Published on August 20, 2012

Photo by Ashley Fitzpatrick/The Telegram

Published on August 20, 2012

Photo by Ashley Fitzpatrick/The Telegram

Published on August 20, 2012

Photo by Ashley Fitzpatrick/The Telegram

Published on August 20, 2012

Photo by Ashley Fitzpatrick/The Telegram

Published on August 20, 2012

Photo by Ashley Fitzpatrick/The Telegram

Published on August 20, 2012

Photo by Ashley Fitzpatrick/The Telegram

Published on August 20, 2012

Photo by Ashley Fitzpatrick/The Telegram

Published on August 20, 2012

Photo by Ashley Fitzpatrick/The Telegram

Published on August 20, 2012

Photo by Ashley Fitzpatrick/The Telegram

Published on August 20, 2012

Photo by Ashley Fitzpatrick/The Telegram

Published on August 20, 2012

Flowers destined for the grave at Nutak. — Photo by Ashley Fitzpatrick/The Telegram

Published on August 20, 2012

Photo by Ashley Fitzpatrick/The Telegram

Published on August 20, 2012

A relocatee of Nutak, Jessica Ford, returned for the ceremony of reconciliation, the unveiling of a memorial to the Nutak resettlement and a meal with long-lost friends. — Photo by Ashley Fitzpatrick/The Telegram

Published on August 20, 2012

Following a brief meal, visitors gathered at the site of a new monument to the Nutak relocation. Monuments in Nutak and Hebron, valued at $20,000 and paid by the province, were included as part of the Inuit Land Claims Agreement. — Photo by Ashley Fitzpatrick/The Telegram

Published on August 20, 2012

hree bronze plaques on the monument display an apology to the people of Nutak and Hebron (also resettled) from the Government of Newfoundland and Labrador, an acceptance from the Nunatsiavut Government and the names of Nutak relocates. Here, the Lyall family names are shown, including former Nunatsiavut president Jim Lyall. — Photo by Ashley Fitzpatrick/The Telegram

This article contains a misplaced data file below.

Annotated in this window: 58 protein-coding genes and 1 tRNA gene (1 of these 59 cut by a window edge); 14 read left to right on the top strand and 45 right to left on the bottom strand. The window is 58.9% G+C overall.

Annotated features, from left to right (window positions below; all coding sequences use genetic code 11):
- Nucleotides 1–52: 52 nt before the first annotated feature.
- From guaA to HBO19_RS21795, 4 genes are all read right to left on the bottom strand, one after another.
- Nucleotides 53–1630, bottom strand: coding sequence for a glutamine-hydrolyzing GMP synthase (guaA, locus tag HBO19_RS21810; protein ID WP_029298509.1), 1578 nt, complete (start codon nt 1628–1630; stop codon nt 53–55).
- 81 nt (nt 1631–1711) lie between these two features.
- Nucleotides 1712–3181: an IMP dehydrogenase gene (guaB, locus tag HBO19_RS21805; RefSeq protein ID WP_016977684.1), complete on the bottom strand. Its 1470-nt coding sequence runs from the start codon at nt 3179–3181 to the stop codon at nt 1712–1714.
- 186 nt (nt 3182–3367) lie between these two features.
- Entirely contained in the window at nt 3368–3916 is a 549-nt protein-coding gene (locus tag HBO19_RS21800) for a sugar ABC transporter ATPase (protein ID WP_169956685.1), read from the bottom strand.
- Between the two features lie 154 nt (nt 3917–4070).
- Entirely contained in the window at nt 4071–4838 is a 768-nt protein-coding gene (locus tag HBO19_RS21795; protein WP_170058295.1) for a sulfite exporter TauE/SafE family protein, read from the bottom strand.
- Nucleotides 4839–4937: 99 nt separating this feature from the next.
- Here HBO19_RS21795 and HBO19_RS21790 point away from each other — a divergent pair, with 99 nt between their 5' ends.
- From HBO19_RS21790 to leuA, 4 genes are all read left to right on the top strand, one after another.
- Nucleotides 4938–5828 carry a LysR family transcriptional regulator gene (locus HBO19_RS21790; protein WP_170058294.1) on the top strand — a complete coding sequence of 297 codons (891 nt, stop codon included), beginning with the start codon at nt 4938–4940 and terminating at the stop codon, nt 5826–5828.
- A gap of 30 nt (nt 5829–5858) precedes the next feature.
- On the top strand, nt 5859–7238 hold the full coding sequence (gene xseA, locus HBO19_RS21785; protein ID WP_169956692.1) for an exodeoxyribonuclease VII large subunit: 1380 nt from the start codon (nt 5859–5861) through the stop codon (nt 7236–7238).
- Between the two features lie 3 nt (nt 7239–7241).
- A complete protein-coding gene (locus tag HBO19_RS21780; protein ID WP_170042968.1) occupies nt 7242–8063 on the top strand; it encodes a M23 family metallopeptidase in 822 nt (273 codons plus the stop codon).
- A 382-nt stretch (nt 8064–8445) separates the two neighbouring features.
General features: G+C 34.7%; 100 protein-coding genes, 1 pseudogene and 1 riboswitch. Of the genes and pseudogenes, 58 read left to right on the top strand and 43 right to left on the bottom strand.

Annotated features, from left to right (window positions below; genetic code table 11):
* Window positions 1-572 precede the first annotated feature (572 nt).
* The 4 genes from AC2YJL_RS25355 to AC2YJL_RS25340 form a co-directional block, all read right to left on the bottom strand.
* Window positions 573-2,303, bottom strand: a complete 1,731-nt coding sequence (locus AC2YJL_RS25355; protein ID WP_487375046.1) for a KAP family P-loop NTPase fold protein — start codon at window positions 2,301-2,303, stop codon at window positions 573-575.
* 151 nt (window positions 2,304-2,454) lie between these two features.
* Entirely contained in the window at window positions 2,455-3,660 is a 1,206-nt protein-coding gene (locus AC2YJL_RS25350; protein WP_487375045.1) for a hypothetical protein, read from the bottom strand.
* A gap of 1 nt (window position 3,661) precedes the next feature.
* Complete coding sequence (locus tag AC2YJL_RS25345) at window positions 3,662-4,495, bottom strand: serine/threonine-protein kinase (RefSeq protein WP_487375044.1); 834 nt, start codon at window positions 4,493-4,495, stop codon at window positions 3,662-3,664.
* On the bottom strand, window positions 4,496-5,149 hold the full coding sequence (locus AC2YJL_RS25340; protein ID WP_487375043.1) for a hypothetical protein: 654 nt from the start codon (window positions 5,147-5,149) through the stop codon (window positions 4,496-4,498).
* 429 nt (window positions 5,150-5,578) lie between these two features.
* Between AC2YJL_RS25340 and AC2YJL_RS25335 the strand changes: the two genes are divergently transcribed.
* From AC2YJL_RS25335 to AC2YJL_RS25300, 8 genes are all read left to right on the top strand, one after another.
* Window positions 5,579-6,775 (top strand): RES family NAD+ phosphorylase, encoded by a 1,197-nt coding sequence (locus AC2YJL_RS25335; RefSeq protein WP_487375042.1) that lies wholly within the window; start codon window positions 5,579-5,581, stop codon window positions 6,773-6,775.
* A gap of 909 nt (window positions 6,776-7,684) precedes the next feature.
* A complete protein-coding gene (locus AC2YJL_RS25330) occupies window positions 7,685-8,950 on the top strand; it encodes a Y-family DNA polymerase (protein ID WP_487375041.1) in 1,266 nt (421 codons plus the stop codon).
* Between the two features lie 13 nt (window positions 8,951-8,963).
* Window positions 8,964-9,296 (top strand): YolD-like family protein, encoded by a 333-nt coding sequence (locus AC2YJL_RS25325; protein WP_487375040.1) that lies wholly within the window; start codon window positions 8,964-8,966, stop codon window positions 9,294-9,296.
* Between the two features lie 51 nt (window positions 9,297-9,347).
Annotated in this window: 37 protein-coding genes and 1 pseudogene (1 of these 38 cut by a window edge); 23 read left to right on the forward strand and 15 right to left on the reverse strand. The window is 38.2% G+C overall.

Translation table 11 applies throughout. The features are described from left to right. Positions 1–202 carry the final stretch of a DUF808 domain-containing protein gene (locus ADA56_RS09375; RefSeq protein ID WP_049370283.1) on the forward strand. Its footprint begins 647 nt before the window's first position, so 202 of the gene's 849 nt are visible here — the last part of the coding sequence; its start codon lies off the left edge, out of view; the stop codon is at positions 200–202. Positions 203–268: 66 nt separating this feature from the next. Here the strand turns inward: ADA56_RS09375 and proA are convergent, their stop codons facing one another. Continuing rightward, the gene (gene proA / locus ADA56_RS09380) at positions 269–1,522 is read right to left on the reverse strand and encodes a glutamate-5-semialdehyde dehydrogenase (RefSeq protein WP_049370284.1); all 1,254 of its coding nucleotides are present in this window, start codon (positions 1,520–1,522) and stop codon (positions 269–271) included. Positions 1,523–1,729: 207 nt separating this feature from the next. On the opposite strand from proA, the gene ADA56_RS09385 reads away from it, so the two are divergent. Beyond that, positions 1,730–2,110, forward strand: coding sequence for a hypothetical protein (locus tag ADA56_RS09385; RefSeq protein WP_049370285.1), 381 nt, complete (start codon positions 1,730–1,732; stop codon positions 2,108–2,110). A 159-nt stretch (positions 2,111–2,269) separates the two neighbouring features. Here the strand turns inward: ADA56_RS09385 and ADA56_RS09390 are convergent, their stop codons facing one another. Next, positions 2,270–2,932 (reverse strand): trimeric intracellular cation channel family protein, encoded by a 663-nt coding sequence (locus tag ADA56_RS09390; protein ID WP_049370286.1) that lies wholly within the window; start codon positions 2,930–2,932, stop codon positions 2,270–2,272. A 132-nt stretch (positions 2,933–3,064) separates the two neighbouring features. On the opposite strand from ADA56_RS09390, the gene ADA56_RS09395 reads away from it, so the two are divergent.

Published on August 20, 2012

Johannes Lampe acted as master of ceremonies. Lampe is a relocate of Nutak, having been just nine months old when his parents left. — Photo by Ashley Fitzpatrick/The Telegram

Published on August 20, 2012

Aboriginal Affairs Minister Nick McGrath (left) spoke on behalf of the Government of Newfoundland and Labrador, re-reading the apology for the forced relocation of Nutak first offered by the province in 2005. The apology was then read aloud in Inuktitut  by Wilson Jararuse. — Photo by Ashley Fitzpatrick/The Telegram

Published on August 20, 2012

The Nain choir performs as part of the Nutak ceremony. — Photo by Ashley Fitzpatrick/The Telegram

Published on August 20, 2012

Photo by Ashley Fitzpatrick/The Telegram

Published on August 20, 2012

Photo by Ashley Fitzpatrick/The Telegram

Published on August 20, 2012

Photo by Ashley Fitzpatrick/The Telegram

Published on August 20, 2012

Photo by Ashley Fitzpatrick/The Telegram

Published on August 20, 2012

Leaving Nutak. For many of the Inuit elders, it would be the last time they would see the land where they grew up.  — Photo by Ashley Fitzpatrick/The Telegram

On Wed. Aug. 15, the Nunatsiavut government held a special ceremony in the remote community of Nutak. While little stands in the area now, it was once an outpost around which a vital Inuit community flourished. When services were cut off to the area in 1956, taking away supplies and jobs many had become reliant on since the arrival of the Hudson’s Bay Company, the Inuit residents were forced to relocate to communities South. It was considered a devastating blow to a people struggling to maintain their traditional culture and way of life. The swift move also separated families and led to social and economic hardships. In 2005, the province apologized for its lack of consultation with the Inuit people at the time. The recent event saw former residents of Nutak gather to hear the apology read aloud, in the place they once called home.